Tasmanian Devil (Sarcophilus harrsii), or Tardiba as known by Aboriginal people, will likely be extinct in the wild in 20 years unless a response to the Devil Facial Tumour Disease can be mounted. Endemic to Tasmania, the species disappeared from the Australian mainland between 200 and 400 years ago, possibly through competition with dingos and from hunting.
The Devil is distributed across Tasmania where it is an important top order predator, playing a critical ecosystem function. The combined threats from the Devil Facial Tumor Disease, loss of habitat and road kills the future of the iconic Tasmanian Devil is starting to look bleak.
Threats: Devil Facial Tumour Disease, road kills, habitat loss
Our work: monitoring, habitat restoration, predator control, community education
Description and Distribution
Sometimes it’s amazing how quicly our wildlife can find itself in need of our help. When Devil Facial Tumour Disease (DFTD) caused a rapid crash in Tasmanian Devil populations in 2001, the conservation world scrambled to find a cause and way to reverse the impacts of this awful disease. That urgent research is
As the disease is spread through contact, separating Tasmanian Devil populations and setting up important quarantine areas is of utmost importance. Conservation Volunteers is working with the Tasmanian government and Bonorong Wildlife Sanctuary to create secure quarantine sites as part of the urgent response to DFTD, providing hope for the future of this iconic Tasmanian.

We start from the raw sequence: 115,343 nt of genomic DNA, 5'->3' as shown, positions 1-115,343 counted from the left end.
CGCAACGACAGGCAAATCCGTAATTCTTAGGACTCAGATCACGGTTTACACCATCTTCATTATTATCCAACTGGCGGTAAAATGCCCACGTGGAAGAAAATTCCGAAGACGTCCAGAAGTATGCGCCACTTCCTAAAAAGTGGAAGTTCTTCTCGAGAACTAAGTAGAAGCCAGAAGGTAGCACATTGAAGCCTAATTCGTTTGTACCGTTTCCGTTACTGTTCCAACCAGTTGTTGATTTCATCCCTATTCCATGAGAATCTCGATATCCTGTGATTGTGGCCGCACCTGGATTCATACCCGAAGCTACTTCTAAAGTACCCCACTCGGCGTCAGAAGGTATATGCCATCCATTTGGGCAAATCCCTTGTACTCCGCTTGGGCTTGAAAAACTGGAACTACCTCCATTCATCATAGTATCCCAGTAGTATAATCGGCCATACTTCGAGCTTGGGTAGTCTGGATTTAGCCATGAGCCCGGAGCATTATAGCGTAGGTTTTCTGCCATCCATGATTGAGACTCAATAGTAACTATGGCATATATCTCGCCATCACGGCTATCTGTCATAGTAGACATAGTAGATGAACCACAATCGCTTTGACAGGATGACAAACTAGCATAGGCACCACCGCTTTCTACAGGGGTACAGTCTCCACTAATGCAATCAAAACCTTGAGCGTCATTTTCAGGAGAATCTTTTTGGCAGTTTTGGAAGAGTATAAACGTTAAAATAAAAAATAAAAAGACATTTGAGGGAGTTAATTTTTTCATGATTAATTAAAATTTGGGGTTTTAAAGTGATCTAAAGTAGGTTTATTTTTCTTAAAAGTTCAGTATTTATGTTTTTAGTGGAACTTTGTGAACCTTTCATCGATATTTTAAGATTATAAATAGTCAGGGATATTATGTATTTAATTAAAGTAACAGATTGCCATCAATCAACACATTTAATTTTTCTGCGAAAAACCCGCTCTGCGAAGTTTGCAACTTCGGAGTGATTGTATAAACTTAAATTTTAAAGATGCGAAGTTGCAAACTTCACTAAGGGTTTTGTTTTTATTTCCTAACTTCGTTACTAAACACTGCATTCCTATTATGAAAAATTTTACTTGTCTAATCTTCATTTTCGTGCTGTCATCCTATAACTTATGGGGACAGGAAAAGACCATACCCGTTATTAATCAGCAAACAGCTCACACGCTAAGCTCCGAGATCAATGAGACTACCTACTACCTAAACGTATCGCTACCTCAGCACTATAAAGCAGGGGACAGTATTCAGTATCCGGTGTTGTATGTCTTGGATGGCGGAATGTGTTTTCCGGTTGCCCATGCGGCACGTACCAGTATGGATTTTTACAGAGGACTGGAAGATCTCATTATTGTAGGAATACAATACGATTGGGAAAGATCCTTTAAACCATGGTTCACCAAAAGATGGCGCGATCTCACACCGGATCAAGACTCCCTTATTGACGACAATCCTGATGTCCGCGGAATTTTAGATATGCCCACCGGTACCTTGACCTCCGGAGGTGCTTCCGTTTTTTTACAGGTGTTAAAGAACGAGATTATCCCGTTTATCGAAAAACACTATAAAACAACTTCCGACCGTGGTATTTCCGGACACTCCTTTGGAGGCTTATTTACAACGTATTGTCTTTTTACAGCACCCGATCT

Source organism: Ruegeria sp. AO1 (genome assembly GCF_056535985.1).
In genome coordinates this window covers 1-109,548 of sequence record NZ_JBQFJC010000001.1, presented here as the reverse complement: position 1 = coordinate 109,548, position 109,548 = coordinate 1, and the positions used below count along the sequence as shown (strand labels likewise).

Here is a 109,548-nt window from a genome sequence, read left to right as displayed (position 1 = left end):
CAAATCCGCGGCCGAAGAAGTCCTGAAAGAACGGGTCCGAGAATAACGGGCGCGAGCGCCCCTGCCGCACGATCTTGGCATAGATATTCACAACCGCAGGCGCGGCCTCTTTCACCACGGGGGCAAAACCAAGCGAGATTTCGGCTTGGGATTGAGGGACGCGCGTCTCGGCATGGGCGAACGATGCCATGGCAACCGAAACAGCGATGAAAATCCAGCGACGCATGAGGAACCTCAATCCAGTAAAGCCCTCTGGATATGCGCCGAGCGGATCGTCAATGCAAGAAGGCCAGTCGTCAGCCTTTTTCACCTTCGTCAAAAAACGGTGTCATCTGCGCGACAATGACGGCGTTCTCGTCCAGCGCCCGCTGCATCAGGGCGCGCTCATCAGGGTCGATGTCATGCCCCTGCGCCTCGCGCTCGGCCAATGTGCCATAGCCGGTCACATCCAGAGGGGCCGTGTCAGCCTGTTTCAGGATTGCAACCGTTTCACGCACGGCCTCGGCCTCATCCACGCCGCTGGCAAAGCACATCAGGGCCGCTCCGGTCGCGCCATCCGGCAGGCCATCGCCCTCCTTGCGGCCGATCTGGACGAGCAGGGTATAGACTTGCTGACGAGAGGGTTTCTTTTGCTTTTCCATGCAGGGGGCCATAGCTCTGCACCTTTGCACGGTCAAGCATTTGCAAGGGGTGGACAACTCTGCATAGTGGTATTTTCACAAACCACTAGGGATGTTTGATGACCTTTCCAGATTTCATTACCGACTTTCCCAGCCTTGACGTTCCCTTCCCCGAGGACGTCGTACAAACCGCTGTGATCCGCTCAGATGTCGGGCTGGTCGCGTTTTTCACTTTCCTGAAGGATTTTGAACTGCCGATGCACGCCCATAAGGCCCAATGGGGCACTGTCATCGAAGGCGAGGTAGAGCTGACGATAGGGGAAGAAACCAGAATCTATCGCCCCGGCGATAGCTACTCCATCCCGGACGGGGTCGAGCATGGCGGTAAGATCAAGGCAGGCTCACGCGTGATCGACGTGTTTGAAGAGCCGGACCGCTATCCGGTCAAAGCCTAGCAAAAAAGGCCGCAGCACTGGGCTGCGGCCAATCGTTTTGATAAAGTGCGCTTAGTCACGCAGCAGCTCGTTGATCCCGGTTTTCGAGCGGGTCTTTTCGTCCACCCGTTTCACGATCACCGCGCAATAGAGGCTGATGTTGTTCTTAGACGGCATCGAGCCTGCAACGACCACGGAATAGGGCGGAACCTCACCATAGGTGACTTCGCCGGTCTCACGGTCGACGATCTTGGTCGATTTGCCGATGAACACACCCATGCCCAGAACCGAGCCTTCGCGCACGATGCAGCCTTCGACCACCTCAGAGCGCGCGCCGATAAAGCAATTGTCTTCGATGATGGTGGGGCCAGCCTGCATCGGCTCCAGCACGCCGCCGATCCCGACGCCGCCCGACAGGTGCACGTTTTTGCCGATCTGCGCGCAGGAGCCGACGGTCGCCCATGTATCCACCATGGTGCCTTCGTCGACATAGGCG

Taking action to conserve the Tasmanian Devil
You can volunteer on a Conservation Volunteers project at Bonorong Wildlife Sanctuary to assist with these conservation initiatives, or donate to our Wild Futures program and ensure a devilish future for Tassie Devils!
Help Save the Tasmanian Devil
Would you like to give the Tasmanian Devil a wild future? You can do so by donating through our secure online system.
By volunteering on one of our field projects, you can make a practical contribution and help give the Tasmanian Devil a wild future.